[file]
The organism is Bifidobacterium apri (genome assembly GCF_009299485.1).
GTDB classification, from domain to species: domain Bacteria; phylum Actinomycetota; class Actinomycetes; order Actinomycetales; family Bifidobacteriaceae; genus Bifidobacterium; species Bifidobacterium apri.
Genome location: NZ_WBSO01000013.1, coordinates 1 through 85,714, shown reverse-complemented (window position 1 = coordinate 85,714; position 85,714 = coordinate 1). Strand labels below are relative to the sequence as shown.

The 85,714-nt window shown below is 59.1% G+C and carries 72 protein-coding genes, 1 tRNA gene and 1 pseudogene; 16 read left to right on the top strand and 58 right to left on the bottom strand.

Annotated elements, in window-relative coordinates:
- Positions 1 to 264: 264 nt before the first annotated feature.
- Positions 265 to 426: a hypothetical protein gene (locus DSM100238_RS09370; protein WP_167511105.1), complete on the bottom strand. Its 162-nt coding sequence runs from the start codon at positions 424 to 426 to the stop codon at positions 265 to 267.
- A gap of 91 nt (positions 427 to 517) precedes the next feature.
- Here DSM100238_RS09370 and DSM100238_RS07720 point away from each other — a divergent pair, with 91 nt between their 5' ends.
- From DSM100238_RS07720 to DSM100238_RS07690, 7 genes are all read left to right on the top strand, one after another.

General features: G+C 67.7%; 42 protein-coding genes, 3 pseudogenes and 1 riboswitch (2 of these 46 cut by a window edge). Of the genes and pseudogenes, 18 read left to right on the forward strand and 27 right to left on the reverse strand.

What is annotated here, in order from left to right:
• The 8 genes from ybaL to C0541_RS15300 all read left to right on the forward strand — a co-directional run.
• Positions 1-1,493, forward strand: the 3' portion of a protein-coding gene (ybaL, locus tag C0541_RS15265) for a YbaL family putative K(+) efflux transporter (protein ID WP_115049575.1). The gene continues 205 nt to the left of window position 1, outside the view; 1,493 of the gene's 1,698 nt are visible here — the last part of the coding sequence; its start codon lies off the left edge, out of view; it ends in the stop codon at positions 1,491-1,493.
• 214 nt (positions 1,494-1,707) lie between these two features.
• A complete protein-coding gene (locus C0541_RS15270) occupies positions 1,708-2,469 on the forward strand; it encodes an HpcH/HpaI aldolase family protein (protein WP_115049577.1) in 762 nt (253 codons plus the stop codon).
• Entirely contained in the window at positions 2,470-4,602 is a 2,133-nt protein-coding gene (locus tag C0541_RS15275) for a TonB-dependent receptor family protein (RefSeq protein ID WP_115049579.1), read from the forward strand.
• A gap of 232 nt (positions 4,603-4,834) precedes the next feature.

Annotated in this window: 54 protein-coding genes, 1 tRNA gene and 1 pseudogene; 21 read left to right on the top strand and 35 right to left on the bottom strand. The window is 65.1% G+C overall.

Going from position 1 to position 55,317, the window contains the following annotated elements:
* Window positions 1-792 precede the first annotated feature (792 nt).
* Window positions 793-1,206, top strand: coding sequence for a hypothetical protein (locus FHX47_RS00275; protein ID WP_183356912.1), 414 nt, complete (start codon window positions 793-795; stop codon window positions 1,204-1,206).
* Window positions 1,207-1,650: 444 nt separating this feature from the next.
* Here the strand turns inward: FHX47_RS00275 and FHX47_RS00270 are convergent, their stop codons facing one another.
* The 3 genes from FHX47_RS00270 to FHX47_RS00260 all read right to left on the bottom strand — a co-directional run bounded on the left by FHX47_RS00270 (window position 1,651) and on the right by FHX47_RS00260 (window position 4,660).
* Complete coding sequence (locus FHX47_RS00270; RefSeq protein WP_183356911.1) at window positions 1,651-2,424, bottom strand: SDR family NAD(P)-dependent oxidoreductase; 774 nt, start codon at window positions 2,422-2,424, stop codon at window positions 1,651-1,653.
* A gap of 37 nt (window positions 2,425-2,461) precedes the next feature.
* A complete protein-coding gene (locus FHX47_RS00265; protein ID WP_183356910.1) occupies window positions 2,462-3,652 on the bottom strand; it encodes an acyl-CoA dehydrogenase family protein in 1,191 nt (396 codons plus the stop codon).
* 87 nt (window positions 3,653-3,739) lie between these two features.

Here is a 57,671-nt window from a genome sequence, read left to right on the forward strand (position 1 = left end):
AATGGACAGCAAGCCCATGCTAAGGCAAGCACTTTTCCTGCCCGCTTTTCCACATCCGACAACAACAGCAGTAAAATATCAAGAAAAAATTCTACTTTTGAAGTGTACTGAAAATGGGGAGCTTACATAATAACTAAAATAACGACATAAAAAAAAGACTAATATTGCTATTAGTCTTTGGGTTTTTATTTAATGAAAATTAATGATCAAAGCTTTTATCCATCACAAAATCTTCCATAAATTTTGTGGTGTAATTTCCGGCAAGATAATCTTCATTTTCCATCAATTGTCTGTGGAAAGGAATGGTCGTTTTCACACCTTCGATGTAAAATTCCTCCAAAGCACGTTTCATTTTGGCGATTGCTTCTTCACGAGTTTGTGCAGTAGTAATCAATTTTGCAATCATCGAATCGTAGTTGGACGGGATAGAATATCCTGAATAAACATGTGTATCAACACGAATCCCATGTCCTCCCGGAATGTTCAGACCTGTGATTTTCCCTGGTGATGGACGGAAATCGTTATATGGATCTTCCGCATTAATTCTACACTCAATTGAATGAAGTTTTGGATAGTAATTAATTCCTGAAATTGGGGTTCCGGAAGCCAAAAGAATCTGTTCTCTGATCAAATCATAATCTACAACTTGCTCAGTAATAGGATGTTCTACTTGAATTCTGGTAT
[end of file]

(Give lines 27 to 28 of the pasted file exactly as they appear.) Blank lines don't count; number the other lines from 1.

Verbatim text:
* A gap of 37 nt (window positions 2,425-2,461) precedes the next feature.
* A complete protein-coding gene (locus FHX47_RS00265; protein ID WP_183356910.1) occupies window positions 2,462-3,652 on the bottom strand; it encodes an acyl-CoA dehydrogenase family protein in 1,191 nt (396 codons plus the stop codon).